NONECO GM Insists ‘Solar is Unstable’
The general manager of the Northern Negros Electric Cooperative (NONECO) insisted that solar power is “unstable.”
Lawyer Danny Pondevilla made the reaction after a leader of Negros-based environment group said it prefers solar power as a major source for energy for the island.
Pondevilla said that while he favors “clean and renewable energy,” there are many constraints to solar energy as a major source of power.
“The solar plants in Negros do not have any batteries,” he pointed out, “where do we get electricity during night time or when there is rain?”
He said that generators “will not invest in buying batteries for their solar panels because it is very expensive.”
They need to double their capital “so it is not practical for them business-wise,” Pondevilla said.
Pondevilla added the solar power is “intermittent.”
“It is unstable. In the early morning you get half a megawatt, at noon time you get near maximum power but as the heat from the sun lowers, solar power also goes down,” he said.
Negros needs “a stable supply,” he said, adding that the demand for power is from 6pm to 10pm everyday.
“Where will we get power during this period if we rely on solar?,” Pondevilla said.
Earlier, NONECO has called the attention of the Department of Energy (DOE) to look into its complaints on the failure of the National Grid Corporation of the Philippines (NGCP) to address power fluctuations in northern Negros.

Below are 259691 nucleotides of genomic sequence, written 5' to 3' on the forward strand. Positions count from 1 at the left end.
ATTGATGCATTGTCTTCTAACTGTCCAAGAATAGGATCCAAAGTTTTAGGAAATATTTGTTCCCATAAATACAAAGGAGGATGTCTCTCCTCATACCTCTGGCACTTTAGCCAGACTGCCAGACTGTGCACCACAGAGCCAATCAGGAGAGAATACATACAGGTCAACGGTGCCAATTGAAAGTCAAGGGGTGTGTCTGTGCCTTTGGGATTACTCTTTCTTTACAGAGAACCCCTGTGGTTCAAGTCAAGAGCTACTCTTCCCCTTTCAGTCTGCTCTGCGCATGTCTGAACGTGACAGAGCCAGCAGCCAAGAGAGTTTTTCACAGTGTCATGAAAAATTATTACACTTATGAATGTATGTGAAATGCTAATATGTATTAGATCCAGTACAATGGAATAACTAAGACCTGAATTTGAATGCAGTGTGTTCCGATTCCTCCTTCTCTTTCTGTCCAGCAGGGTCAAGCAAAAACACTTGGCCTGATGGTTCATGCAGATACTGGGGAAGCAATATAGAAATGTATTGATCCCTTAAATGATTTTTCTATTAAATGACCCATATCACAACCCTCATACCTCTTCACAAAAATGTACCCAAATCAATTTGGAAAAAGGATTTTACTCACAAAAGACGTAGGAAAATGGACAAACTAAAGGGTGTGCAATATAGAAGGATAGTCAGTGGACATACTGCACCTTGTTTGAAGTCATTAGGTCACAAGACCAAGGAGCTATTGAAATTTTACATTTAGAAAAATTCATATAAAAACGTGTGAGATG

In its letter to Energy Secretary Alfonso Cusi, Pondevilla said the fluctuations were caused by solar power generation interconnections to its 69-kiloVolt power line.
He suggested limiting the production output of solar plants as a temporary solution while long-term remedies are being worked out.
He said their consumers, especially in San Carlos City, where several solar power plants are installed, had complained about the damage and losses they suffered due to blackouts and power fluctuations.
For its part, the DOE admitted that line congestion is building up in Negros Occidental due to many solar power plants operating in the province.
The abrupt influx of solar power plants is causing the main line, transmission and interconnection lines to congest, it said.*